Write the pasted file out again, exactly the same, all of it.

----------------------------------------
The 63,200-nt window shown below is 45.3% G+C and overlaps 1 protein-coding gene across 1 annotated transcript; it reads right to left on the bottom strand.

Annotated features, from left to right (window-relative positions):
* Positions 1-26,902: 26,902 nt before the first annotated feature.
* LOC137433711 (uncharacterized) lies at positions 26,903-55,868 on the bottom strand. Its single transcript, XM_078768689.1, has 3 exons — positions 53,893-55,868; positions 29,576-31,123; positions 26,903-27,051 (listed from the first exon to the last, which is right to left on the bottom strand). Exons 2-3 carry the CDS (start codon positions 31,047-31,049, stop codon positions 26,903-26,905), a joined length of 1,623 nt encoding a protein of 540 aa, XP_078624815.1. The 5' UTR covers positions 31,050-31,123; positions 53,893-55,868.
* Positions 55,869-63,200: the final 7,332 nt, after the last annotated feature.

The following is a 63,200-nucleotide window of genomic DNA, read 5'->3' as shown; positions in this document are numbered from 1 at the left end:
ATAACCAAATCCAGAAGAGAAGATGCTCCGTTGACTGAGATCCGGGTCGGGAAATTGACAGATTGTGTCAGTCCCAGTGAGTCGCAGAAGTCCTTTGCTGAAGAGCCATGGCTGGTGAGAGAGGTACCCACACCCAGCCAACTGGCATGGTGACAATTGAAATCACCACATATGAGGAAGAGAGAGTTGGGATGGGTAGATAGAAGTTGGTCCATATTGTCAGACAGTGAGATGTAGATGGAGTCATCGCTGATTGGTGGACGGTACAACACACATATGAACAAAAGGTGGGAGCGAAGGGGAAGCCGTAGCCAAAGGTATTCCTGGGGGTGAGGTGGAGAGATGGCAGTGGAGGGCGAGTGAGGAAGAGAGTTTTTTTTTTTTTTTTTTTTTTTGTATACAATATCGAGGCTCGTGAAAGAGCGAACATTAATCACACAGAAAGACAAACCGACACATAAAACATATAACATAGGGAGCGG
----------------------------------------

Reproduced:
The 63,200-nt window shown below is 45.3% G+C and overlaps 1 protein-coding gene across 1 annotated transcript; it reads right to left on the bottom strand.

Annotated features, from left to right (window-relative positions):
* Positions 1-26,902: 26,902 nt before the first annotated feature.
* LOC137433711 (uncharacterized) lies at positions 26,903-55,868 on the bottom strand. Its single transcript, XM_078768689.1, has 3 exons — positions 53,893-55,868; positions 29,576-31,123; positions 26,903-27,051 (listed from the first exon to the last, which is right to left on the bottom strand). Exons 2-3 carry the CDS (start codon positions 31,047-31,049, stop codon positions 26,903-26,905), a joined length of 1,623 nt encoding a protein of 540 aa, XP_078624815.1. The 5' UTR covers positions 31,050-31,123; positions 53,893-55,868.
* Positions 55,869-63,200: the final 7,332 nt, after the last annotated feature.

The following is a 63,200-nucleotide window of genomic DNA, read 5'->3' as shown; positions in this document are numbered from 1 at the left end:
ATAACCAAATCCAGAAGAGAAGATGCTCCGTTGACTGAGATCCGGGTCGGGAAATTGACAGATTGTGTCAGTCCCAGTGAGTCGCAGAAGTCCTTTGCTGAAGAGCCATGGCTGGTGAGAGAGGTACCCACACCCAGCCAACTGGCATGGTGACAATTGAAATCACCACATATGAGGAAGAGAGAGTTGGGATGGGTAGATAGAAGTTGGTCCATATTGTCAGACAGTGAGATGTAGATGGAGTCATCGCTGATTGGTGGACGGTACAACACACATATGAACAAAAGGTGGGAGCGAAGGGGAAGCCGTAGCCAAAGGTATTCCTGGGGGTGAGGTGGAGAGATGGCAGTGGAGGGCGAGTGAGGAAGAGAGTTTTTTTTTTTTTTTTTTTTTTTGTATACAATATCGAGGCTCGTGAAAGAGCGAACATTAATCACACAGAAAGACAAACCGACACATAAAACATATAACATAGGGAGCGG